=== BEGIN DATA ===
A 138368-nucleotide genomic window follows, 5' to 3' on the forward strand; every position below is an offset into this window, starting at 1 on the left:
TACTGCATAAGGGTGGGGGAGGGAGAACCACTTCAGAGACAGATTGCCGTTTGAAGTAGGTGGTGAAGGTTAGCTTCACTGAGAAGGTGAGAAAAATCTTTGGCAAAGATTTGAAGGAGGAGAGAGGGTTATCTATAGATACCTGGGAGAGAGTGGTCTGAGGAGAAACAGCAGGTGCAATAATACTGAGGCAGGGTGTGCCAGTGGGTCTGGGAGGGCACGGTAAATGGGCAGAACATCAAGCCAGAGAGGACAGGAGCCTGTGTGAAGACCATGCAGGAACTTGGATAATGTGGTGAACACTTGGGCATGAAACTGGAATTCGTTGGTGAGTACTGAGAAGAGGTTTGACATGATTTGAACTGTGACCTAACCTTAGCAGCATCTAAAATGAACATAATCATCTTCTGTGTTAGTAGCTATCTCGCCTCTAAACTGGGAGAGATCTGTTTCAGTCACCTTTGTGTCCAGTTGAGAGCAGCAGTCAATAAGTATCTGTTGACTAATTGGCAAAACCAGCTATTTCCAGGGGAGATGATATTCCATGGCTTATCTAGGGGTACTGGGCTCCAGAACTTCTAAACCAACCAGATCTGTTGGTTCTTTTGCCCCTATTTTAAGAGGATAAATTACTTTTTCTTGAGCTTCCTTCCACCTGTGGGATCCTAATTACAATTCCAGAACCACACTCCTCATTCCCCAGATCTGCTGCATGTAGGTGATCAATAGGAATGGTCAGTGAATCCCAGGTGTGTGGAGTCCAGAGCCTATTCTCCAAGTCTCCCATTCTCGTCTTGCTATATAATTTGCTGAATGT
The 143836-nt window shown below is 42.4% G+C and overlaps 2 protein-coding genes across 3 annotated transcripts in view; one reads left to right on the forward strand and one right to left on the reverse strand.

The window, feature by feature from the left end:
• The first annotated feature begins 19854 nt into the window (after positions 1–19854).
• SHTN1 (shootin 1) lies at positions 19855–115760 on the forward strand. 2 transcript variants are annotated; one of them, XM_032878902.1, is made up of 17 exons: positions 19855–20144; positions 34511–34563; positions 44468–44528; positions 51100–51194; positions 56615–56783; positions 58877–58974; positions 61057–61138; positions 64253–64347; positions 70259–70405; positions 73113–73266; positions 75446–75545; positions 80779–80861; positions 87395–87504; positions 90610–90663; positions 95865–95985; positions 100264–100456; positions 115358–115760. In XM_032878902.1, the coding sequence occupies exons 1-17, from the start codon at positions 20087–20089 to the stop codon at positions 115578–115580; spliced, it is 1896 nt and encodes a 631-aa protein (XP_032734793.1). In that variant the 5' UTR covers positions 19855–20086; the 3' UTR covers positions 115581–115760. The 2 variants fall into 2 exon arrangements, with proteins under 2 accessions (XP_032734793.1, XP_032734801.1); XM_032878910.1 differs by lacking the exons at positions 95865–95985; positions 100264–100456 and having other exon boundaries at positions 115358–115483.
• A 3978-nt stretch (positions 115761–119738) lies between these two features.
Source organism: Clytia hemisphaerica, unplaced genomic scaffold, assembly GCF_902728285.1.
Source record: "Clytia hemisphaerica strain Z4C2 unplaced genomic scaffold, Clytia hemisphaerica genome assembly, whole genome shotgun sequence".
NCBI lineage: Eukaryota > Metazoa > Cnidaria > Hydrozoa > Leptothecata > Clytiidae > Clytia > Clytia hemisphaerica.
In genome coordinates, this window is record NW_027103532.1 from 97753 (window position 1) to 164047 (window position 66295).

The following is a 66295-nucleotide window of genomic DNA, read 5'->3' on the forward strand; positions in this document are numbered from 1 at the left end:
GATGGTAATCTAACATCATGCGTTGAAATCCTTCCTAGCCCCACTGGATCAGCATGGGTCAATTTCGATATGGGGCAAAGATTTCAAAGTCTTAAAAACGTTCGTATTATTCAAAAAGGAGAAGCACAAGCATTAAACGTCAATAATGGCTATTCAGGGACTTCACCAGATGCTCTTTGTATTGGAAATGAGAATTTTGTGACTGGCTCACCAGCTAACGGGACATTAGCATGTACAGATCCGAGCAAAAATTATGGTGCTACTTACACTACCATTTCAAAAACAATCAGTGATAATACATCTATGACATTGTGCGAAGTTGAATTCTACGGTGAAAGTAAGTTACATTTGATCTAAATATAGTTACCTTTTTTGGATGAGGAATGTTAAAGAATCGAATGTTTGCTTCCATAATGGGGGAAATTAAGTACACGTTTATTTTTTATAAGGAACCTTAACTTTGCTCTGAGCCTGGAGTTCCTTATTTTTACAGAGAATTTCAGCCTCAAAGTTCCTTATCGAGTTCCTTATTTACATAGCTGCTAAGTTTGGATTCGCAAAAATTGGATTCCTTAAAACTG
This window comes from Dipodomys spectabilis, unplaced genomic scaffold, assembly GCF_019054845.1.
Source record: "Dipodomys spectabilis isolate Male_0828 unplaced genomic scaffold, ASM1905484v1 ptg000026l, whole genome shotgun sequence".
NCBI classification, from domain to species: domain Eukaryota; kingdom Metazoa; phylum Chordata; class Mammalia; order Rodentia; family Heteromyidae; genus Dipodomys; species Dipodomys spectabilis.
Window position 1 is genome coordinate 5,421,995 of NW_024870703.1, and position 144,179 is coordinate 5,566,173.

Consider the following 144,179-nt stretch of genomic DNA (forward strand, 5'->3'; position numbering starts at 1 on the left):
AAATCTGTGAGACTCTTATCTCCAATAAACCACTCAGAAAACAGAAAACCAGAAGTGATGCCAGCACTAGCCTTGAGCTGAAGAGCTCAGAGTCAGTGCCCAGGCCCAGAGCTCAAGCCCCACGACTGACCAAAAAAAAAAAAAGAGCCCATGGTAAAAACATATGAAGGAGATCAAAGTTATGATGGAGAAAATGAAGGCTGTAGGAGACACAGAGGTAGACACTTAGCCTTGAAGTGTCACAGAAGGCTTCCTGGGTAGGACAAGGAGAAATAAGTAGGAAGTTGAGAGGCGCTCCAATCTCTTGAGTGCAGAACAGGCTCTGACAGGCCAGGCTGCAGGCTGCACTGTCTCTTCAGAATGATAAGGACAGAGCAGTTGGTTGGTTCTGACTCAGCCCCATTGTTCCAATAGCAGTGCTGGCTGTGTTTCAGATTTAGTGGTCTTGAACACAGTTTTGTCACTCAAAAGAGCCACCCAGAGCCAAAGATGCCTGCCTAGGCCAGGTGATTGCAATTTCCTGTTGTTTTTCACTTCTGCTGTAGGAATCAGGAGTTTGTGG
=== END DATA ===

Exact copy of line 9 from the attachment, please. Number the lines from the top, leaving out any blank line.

Source record: "Clytia hemisphaerica strain Z4C2 unplaced genomic scaffold, Clytia hemisphaerica genome assembly, whole genome shotgun sequence".